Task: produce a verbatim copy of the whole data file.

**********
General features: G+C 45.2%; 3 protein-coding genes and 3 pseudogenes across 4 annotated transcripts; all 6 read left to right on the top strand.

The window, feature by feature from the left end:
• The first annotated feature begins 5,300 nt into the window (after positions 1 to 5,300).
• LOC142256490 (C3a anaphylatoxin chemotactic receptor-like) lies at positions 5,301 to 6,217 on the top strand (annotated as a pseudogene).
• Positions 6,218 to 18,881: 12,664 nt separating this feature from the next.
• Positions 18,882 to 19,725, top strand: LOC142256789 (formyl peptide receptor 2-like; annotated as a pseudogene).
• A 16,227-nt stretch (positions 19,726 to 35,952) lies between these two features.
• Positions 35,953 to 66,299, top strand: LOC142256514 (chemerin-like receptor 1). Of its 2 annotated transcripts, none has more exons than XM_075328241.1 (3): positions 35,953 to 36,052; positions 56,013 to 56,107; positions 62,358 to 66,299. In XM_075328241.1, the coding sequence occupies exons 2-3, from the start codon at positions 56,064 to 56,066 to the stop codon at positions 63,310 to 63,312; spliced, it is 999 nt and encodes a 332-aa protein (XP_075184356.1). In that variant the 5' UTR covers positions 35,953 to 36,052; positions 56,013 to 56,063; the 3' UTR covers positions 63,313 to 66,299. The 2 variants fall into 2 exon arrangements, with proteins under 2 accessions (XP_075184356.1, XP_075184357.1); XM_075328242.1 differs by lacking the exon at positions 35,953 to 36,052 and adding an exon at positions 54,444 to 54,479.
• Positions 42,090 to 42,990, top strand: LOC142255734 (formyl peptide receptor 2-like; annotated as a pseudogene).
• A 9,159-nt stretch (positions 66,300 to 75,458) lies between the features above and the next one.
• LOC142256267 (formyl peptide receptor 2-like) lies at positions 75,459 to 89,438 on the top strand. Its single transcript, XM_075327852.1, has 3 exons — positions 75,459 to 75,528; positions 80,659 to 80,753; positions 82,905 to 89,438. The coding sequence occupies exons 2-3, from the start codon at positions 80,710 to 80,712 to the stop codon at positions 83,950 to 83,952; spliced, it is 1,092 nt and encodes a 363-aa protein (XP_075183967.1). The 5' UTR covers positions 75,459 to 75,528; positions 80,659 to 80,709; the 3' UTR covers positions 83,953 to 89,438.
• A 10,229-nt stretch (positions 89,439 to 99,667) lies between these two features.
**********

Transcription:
General features: G+C 45.2%; 3 protein-coding genes and 3 pseudogenes across 4 annotated transcripts; all 6 read left to right on the top strand.

The window, feature by feature from the left end:
• The first annotated feature begins 5,300 nt into the window (after positions 1 to 5,300).
• LOC142256490 (C3a anaphylatoxin chemotactic receptor-like) lies at positions 5,301 to 6,217 on the top strand (annotated as a pseudogene).
• Positions 6,218 to 18,881: 12,664 nt separating this feature from the next.
• Positions 18,882 to 19,725, top strand: LOC142256789 (formyl peptide receptor 2-like; annotated as a pseudogene).
• A 16,227-nt stretch (positions 19,726 to 35,952) lies between these two features.
• Positions 35,953 to 66,299, top strand: LOC142256514 (chemerin-like receptor 1). Of its 2 annotated transcripts, none has more exons than XM_075328241.1 (3): positions 35,953 to 36,052; positions 56,013 to 56,107; positions 62,358 to 66,299. In XM_075328241.1, the coding sequence occupies exons 2-3, from the start codon at positions 56,064 to 56,066 to the stop codon at positions 63,310 to 63,312; spliced, it is 999 nt and encodes a 332-aa protein (XP_075184356.1). In that variant the 5' UTR covers positions 35,953 to 36,052; positions 56,013 to 56,063; the 3' UTR covers positions 63,313 to 66,299. The 2 variants fall into 2 exon arrangements, with proteins under 2 accessions (XP_075184356.1, XP_075184357.1); XM_075328242.1 differs by lacking the exon at positions 35,953 to 36,052 and adding an exon at positions 54,444 to 54,479.
• Positions 42,090 to 42,990, top strand: LOC142255734 (formyl peptide receptor 2-like; annotated as a pseudogene).
• A 9,159-nt stretch (positions 66,300 to 75,458) lies between the features above and the next one.
• LOC142256267 (formyl peptide receptor 2-like) lies at positions 75,459 to 89,438 on the top strand. Its single transcript, XM_075327852.1, has 3 exons — positions 75,459 to 75,528; positions 80,659 to 80,753; positions 82,905 to 89,438. The coding sequence occupies exons 2-3, from the start codon at positions 80,710 to 80,712 to the stop codon at positions 83,950 to 83,952; spliced, it is 1,092 nt and encodes a 363-aa protein (XP_075183967.1). The 5' UTR covers positions 75,459 to 75,528; positions 80,659 to 80,709; the 3' UTR covers positions 83,953 to 89,438.
• A 10,229-nt stretch (positions 89,439 to 99,667) lies between these two features.